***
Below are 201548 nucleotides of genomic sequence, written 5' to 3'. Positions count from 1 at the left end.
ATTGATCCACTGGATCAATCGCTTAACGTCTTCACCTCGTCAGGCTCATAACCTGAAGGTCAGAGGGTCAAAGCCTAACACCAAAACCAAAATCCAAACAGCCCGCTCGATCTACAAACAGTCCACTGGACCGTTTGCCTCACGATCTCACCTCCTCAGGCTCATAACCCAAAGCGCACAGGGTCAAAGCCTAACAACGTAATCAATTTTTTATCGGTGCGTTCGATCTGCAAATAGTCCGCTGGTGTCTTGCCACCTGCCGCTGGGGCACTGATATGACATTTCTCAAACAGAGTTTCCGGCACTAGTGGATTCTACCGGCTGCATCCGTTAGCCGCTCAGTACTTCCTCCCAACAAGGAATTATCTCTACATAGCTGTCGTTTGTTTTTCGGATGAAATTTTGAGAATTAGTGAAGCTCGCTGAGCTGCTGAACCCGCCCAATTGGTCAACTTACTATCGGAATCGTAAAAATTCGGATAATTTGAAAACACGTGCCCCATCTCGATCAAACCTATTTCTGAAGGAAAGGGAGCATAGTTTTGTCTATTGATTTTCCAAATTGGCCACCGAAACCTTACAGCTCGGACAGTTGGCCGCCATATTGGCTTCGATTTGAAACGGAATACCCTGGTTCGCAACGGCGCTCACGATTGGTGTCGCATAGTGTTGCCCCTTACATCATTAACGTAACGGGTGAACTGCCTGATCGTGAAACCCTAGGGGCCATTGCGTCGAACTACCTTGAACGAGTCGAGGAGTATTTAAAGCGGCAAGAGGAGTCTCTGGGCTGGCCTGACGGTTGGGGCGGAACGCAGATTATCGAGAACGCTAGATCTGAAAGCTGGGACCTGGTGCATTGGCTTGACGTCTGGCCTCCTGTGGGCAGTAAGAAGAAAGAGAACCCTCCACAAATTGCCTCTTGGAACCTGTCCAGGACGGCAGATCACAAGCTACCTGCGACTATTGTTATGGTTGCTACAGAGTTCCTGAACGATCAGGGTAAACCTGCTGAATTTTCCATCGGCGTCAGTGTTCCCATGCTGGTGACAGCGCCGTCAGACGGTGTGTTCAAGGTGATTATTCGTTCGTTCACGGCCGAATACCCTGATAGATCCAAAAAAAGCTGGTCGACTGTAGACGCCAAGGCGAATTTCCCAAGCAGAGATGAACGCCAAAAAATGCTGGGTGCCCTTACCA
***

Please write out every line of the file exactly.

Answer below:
Below are 201548 nucleotides of genomic sequence, written 5' to 3'. Positions count from 1 at the left end.
ATTGATCCACTGGATCAATCGCTTAACGTCTTCACCTCGTCAGGCTCATAACCTGAAGGTCAGAGGGTCAAAGCCTAACACCAAAACCAAAATCCAAACAGCCCGCTCGATCTACAAACAGTCCACTGGACCGTTTGCCTCACGATCTCACCTCCTCAGGCTCATAACCCAAAGCGCACAGGGTCAAAGCCTAACAACGTAATCAATTTTTTATCGGTGCGTTCGATCTGCAAATAGTCCGCTGGTGTCTTGCCACCTGCCGCTGGGGCACTGATATGACATTTCTCAAACAGAGTTTCCGGCACTAGTGGATTCTACCGGCTGCATCCGTTAGCCGCTCAGTACTTCCTCCCAACAAGGAATTATCTCTACATAGCTGTCGTTTGTTTTTCGGATGAAATTTTGAGAATTAGTGAAGCTCGCTGAGCTGCTGAACCCGCCCAATTGGTCAACTTACTATCGGAATCGTAAAAATTCGGATAATTTGAAAACACGTGCCCCATCTCGATCAAACCTATTTCTGAAGGAAAGGGAGCATAGTTTTGTCTATTGATTTTCCAAATTGGCCACCGAAACCTTACAGCTCGGACAGTTGGCCGCCATATTGGCTTCGATTTGAAACGGAATACCCTGGTTCGCAACGGCGCTCACGATTGGTGTCGCATAGTGTTGCCCCTTACATCATTAACGTAACGGGTGAACTGCCTGATCGTGAAACCCTAGGGGCCATTGCGTCGAACTACCTTGAACGAGTCGAGGAGTATTTAAAGCGGCAAGAGGAGTCTCTGGGCTGGCCTGACGGTTGGGGCGGAACGCAGATTATCGAGAACGCTAGATCTGAAAGCTGGGACCTGGTGCATTGGCTTGACGTCTGGCCTCCTGTGGGCAGTAAGAAGAAAGAGAACCCTCCACAAATTGCCTCTTGGAACCTGTCCAGGACGGCAGATCACAAGCTACCTGCGACTATTGTTATGGTTGCTACAGAGTTCCTGAACGATCAGGGTAAACCTGCTGAATTTTCCATCGGCGTCAGTGTTCCCATGCTGGTGACAGCGCCGTCAGACGGTGTGTTCAAGGTGATTATTCGTTCGTTCACGGCCGAATACCCTGATAGATCCAAAAAAAGCTGGTCGACTGTAGACGCCAAGGCGAATTTCCCAAGCAGAGATGAACGCCAAAAAATGCTGGGTGCCCTTACCA